Skip to comments.Early human relative ate prehistoric smorgasbord
Posted on 11/09/2006 4:22:34 PM PST by Pharmboy
The skull of a bipedal hominid Paranthropus robustus is pictured
in this undated photograph. The early human relative from 1.8
million years ago dined on the prehistoric equivalent of a smorgasbord
-- fruit, nuts, roots, leaves and perhaps meat, according to a
study that casts doubt on a key theory about its demise.
An early human relative from 1.8 million years ago dined on the prehistoric equivalent of a smorgasbord -- fruit, nuts, roots, leaves and perhaps meat, according to a study that casts doubt on a key theory about its demise.
The four-foot-tall, 100-pound (45-kg) bipedal hominid Paranthropus robustus lived in what is now South Africa alongside direct ancestors of modern humans, as well as hyenas, saber-toothed cats, elephants, baboons, antelopes and others.
A prevailing notion among scientists has been that Paranthropus was driven into extinction as Africa's climate became drier because it had a very limited diet, while our direct ancestors thrived on a diverse menu.
But scientists, writing on Thursday in the journal Science, used a sophisticated technique to analyze four teeth from the Swartkrans cave site in South Africa, and showed Paranthropus had a much more varied diet than previously thought.
"It seems that they probably were not quite the picky eaters that people have made them out to be," University of Colorado anthropologist Matt Sponheimer, the lead researcher, said in an interview.
His team used a laser to extract small samples from enamel of 1.8-million-year-old molars, then focused on the ratio of two isotopes, or forms of carbon, that indicated the types of food consumed by these little hominids no bigger than chimpanzees.
It turns out that Paranthropus ate leaves, fruit, nuts, seeds, roots, tubers and perhaps even meat from grazing animals, maybe from scavenging, the researchers said. They said Paranthropus may have varied its diets with the seasons of the year, migrating between forests to open savannas, and due to changes in rainfall levels.
"This whole idea that Paranthropus ultimately went extinct because it was so specialized that it couldn't cope with environmental change during the Pleistocene is probably dramatically over-simplified at best and very possibly just outright incorrect," Sponheimer said.
Paranthropus, with big thick teeth, a strong, heavy jaw and strong chewing muscles, previously was thought to have specialized in eating low-quality vegetation requiring lots of chewing.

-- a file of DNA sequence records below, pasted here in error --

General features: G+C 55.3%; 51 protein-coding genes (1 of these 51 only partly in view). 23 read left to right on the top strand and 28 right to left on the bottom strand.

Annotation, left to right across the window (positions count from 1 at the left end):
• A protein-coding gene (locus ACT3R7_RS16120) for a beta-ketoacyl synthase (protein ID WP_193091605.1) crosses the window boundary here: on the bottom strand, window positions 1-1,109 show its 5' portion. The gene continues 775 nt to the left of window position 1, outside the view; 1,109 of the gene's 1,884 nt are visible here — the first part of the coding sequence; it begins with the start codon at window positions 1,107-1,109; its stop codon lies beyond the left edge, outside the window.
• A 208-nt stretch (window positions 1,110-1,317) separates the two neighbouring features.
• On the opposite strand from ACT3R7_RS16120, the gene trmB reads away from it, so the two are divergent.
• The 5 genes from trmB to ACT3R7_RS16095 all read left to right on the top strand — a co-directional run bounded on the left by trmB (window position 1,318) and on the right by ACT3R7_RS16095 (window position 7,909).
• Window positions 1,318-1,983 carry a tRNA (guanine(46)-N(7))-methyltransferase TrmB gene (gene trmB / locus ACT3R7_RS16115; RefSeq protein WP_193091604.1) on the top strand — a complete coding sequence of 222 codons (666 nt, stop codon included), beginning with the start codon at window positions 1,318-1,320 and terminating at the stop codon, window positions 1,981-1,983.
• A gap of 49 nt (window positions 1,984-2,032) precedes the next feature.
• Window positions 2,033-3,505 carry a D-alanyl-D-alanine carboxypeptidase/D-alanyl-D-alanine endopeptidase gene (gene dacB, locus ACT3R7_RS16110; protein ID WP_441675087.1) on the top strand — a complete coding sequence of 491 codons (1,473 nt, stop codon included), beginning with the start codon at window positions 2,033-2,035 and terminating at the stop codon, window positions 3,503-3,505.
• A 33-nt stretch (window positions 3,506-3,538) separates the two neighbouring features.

University of Utah geochemist Thure Cerling, a study co-author, said the researchers would like to do similar studies on other species in humankind's family tree, and planned to approach museums about access to other ancient teeth.
Paranthropus hails from a line of close human relatives called australopithecines that includes the renowned fossil Lucy from Ethiopia dating back 3 million years.
These australopithecines appear to have split about 2.5 million years ago into the genus Homo, which has led to modern humans Homo sapiens, and the genus Paranthropus, which went extinct between 1.3 and 1 million years ago.
"It's sort of that Lucy had children -- Homo on the one hand and Paranthropus on the other. They are twins, more or less. They seem to co-exist amicably for a long time. And then all of a sudden, one falls off the charts," Sponheimer said.
Sponheimer said other possible explanations for the extinction of Paranthropus, not known to have used tools, included direct competition with tool-wielding Homo species or greater vulnerability to predators.
Not "tool-wielding," friend. Weapon-wielding.
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"Whaddya think this is - a Borgasmord?"
Wow, all this information was determined from a partial skull. Simply amazing ! /s
One skull and a room full of 'scientists' and all that time to kill...where can I find a low-stress job like that, hmmm?
Yeah, they left out the bugs...
Dagnabit! That should have read:
Yeah, they left out the bugs, bunny...
Well, if we could figure out how to get paid for being online...
Early volcano victims discovered
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Brooklyn College Anthropologist Identifies New Prehistoric Monkey
BC Hot News (Brooklyn CUNY) | March 29, 2006
Posted on 03/30/2006 11:53:23 AM EST by SunkenCiv
Study explores plausibility of bulbs and tubers in the diet of early human ancestors
PhysOrg | Friday, July 25, 2008 | UC Santa Cruz
Posted on 07/25/2008 8:15:37 PM PDT by SunkenCiv
Just updating the GGG info, not sending a general distribution.
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